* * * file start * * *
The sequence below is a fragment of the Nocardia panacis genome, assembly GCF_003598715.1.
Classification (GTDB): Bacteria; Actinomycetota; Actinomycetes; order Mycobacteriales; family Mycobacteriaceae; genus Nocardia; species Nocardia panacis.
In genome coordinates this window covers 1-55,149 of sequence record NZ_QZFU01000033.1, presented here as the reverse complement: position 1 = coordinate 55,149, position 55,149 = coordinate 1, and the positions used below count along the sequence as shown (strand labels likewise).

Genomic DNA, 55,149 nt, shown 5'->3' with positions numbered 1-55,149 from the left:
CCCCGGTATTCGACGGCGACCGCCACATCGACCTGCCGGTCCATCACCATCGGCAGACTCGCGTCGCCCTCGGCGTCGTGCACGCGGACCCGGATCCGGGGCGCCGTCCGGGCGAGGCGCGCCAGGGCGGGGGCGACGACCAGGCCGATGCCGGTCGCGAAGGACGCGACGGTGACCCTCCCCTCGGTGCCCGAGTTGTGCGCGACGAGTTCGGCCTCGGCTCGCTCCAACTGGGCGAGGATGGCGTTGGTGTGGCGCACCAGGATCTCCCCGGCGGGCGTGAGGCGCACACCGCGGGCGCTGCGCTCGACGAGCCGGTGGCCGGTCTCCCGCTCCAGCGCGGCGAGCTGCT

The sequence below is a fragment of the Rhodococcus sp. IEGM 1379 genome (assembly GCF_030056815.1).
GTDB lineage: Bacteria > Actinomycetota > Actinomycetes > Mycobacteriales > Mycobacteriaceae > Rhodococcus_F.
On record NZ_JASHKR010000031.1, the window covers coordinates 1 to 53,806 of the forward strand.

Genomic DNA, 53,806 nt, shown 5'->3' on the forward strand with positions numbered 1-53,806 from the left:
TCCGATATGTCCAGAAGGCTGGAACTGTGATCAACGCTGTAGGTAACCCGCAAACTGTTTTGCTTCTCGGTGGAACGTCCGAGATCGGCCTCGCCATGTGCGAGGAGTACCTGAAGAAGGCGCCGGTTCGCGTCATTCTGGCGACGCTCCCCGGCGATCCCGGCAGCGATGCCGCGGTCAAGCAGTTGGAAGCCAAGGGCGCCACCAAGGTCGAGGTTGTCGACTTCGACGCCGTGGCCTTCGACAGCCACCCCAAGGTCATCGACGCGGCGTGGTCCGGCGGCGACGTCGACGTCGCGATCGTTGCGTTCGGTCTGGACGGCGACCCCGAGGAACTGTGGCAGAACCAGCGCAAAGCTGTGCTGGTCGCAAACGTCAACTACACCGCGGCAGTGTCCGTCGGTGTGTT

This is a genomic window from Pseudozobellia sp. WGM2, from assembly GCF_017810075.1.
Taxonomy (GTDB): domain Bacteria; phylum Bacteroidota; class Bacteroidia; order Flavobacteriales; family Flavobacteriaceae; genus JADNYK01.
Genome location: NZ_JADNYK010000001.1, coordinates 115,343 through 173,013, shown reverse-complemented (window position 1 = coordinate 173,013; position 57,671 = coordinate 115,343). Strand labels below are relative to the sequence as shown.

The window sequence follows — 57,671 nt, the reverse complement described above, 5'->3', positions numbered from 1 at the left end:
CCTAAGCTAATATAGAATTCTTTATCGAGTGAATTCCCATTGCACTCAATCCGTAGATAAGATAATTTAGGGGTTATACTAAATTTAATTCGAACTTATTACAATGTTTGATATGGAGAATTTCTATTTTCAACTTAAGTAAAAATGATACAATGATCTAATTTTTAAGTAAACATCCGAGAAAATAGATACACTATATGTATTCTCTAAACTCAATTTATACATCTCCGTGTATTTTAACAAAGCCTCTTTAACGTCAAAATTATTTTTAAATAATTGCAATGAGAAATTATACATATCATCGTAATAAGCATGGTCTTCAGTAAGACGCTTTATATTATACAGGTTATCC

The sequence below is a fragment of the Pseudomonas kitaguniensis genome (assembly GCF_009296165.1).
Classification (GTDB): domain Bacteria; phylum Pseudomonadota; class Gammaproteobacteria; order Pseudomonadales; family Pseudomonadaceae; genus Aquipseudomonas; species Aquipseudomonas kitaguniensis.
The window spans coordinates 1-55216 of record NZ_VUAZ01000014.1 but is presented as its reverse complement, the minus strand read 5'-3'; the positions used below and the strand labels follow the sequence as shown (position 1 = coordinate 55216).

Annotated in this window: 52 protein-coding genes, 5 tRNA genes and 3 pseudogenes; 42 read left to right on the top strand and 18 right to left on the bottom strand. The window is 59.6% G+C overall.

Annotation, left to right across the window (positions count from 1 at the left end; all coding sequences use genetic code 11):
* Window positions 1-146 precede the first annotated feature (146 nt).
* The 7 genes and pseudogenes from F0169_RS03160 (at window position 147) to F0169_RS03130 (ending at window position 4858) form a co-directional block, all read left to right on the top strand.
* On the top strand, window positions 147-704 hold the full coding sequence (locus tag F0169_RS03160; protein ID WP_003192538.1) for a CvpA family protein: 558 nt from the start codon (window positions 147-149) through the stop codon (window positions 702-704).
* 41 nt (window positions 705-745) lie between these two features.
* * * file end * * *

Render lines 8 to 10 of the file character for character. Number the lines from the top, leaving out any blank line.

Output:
On record NZ_JASHKR010000031.1, the window covers coordinates 1 to 53,806 of the forward strand.

Genomic DNA, 53,806 nt, shown 5'->3' on the forward strand with positions numbered 1-53,806 from the left:
TCCGATATGTCCAGAAGGCTGGAACTGTGATCAACGCTGTAGGTAACCCGCAAACTGTTTTGCTTCTCGGTGGAACGTCCGAGATCGGCCTCGCCATGTGCGAGGAGTACCTGAAGAAGGCGCCGGTTCGCGTCATTCTGGCGACGCTCCCCGGCGATCCCGGCAGCGATGCCGCGGTCAAGCAGTTGGAAGCCAAGGGCGCCACCAAGGTCGAGGTTGTCGACTTCGACGCCGTGGCCTTCGACAGCCACCCCAAGGTCATCGACGCGGCGTGGTCCGGCGGCGACGTCGACGTCGCGATCGTTGCGTTCGGTCTGGACGGCGACCCCGAGGAACTGTGGCAGAACCAGCGCAAAGCTGTGCTGGTCGCAAACGTCAACTACACCGCGGCAGTGTCCGTCGGTGTGTT